‘Disappointed, but not surprised’ – How Cycling Weekly readers reacted as Mark Cavendish, Chris Froome and Geraint Thomas miss Tour de France 2020 

Does the 2020 edition mark the end of an era for Brits at the Tour? 

The 2020 Tour de France kicks off in Nice this weekend, but there will be some very notable absences on the start line.

This year, British Tour de France stars Geraint Thomas, Chris Froome and Mark Cavendish will all be missing the race.

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Britain has been the dominant force in the Tour in recent years, with Cavendish becoming the most successful sprinter in Tour history while Thomas and Froome have been a force in the general classification. 

But this year there are just four UK riders on the start list, and no British hopes for the yellow jersey (as Adam Yates is expected to chase stage wins with Mitchelton-Scott). 

It’s not all bad news for British fans this year however as two young riders, Matt Walls and Jake Stewart, have recently announced they will be stepping up to WorldTour level next year.

In the women’s racing, Britain is still a formidable nation as Lizzie Deignan and Lizzy Banks took a thrilling one-two in the GP Plouay this week. 

But with the Tour de France just a few days away, how are British fans reacting to the absence of Cavendish, Froome and Thomas? 

Glyn Parry, from Somerset, said: “It’s expected, but sad. 

“We have a lot of great talent coming up and if we can produce four winners of Grand Tours in a decade, why not more?” 

That sentiment was echoed by John Fuller, from Hampshire who said: “I’m disappointed but not surprised. Both Froome and Thomas were struggling in the Dauphiné, although it’s difficult to know the whole story from watching TV. (Overall Ineos looked weaker than Jumbo Visma. However, I wonder whether Jumbo-Visma have peaked too early?)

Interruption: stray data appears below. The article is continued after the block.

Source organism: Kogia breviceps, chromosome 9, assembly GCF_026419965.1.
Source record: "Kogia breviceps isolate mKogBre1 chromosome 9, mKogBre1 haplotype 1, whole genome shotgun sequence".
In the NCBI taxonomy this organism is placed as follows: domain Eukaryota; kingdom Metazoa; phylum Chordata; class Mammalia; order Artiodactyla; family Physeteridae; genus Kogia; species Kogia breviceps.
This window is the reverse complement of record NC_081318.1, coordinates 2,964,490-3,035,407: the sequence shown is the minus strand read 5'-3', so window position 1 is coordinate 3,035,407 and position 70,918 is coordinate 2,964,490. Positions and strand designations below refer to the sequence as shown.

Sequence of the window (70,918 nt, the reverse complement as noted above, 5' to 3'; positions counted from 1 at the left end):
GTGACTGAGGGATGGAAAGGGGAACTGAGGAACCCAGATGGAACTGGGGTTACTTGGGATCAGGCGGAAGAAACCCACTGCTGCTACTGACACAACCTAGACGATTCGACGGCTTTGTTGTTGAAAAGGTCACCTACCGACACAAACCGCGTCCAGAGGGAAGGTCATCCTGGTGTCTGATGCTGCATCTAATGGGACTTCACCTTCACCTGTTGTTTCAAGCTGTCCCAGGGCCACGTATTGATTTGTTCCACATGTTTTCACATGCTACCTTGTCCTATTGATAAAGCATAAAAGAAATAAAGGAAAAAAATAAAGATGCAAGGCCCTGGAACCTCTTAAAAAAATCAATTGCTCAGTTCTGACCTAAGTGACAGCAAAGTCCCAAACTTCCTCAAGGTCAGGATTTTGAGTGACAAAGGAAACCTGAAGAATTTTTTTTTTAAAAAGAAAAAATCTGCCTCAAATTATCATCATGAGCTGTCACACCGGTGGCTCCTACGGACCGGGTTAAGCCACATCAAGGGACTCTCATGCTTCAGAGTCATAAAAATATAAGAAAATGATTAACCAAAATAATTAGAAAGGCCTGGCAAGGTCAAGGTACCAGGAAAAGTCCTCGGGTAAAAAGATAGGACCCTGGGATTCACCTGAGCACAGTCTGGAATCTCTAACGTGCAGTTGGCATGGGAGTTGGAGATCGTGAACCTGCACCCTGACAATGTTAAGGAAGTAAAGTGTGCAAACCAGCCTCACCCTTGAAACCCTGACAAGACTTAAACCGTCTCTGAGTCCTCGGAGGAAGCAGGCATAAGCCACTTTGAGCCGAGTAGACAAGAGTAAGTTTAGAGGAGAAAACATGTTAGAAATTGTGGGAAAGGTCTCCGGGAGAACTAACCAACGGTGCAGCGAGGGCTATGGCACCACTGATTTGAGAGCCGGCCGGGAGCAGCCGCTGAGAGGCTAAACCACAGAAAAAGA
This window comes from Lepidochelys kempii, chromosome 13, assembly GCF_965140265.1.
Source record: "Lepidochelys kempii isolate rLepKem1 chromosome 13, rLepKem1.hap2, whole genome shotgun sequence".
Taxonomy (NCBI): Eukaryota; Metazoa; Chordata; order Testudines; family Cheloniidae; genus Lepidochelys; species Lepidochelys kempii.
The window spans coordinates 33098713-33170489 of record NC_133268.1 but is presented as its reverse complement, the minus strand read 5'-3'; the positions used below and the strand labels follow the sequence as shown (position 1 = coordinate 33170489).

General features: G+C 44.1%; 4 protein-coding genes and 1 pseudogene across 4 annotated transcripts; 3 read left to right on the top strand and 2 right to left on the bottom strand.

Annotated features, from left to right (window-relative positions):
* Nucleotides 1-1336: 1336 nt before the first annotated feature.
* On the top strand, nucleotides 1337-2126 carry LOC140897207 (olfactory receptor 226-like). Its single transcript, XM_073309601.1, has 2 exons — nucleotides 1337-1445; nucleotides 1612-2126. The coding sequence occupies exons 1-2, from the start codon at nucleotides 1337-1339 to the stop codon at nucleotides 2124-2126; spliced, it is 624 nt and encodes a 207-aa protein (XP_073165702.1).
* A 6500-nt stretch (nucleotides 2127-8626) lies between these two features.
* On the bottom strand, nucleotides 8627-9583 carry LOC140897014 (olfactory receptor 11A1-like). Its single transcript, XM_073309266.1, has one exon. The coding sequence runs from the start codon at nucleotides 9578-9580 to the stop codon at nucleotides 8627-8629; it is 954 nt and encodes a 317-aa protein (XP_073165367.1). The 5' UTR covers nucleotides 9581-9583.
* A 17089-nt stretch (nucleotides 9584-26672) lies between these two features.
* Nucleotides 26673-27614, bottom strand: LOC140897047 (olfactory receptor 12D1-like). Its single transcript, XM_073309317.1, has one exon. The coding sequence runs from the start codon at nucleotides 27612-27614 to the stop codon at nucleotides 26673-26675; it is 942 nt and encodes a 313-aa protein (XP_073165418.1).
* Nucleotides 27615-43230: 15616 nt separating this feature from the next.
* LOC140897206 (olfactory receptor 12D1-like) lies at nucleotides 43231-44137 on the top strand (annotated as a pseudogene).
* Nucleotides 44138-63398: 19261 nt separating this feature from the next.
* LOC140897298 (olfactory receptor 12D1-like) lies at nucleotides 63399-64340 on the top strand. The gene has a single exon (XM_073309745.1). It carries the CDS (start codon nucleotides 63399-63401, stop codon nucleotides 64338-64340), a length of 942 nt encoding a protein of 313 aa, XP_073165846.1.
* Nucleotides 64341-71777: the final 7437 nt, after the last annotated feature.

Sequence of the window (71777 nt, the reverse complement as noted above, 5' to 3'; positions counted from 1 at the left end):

I think Ineos need to take a stronger lead in bringing through young British talent. I would like to have seen more Brits in the Tour de France team this year.

“Britain now knows how to win Grand tTurs and that experience won’t disappear. The next generation will be better than the last.” 

In the last 10 years, Britain has won its first Tour de France with Bradley Wiggins in 2012, then had its first multiple winner in Chris Froome, and seen the first Welshman win the yellow jersey in Geraint Thomas.



Mark Cavendish has also racked up 30 Tour de France stage wins during his career, while Simon Yates (Mitchelton-Scott) became the first Brit not riding for Team Ineos to win a Grand Tour at the 2018 Vuelta a España. 

On Britain’s biggest stars, Sharron salt said: “This sport can no longer justify anybody’s inclusion regardless of nationality and past glories. It’s too competitive and expensive.”

“But I will still love everything about the Tour de France  – the spectacle, the drama.” 

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On the future of British racing, Andrew Maddocks from Stockport said: “In all honesty the performance of British riders hasn’t been my prime motivator. I’m inspired by good riders, of any nationality. It’s great when Brits win, but not the be all and end all.

“Adam or Simon Yates have the more immediate potential but others could make it, Tao Geoghegan-Hart or Tom Pidcock? “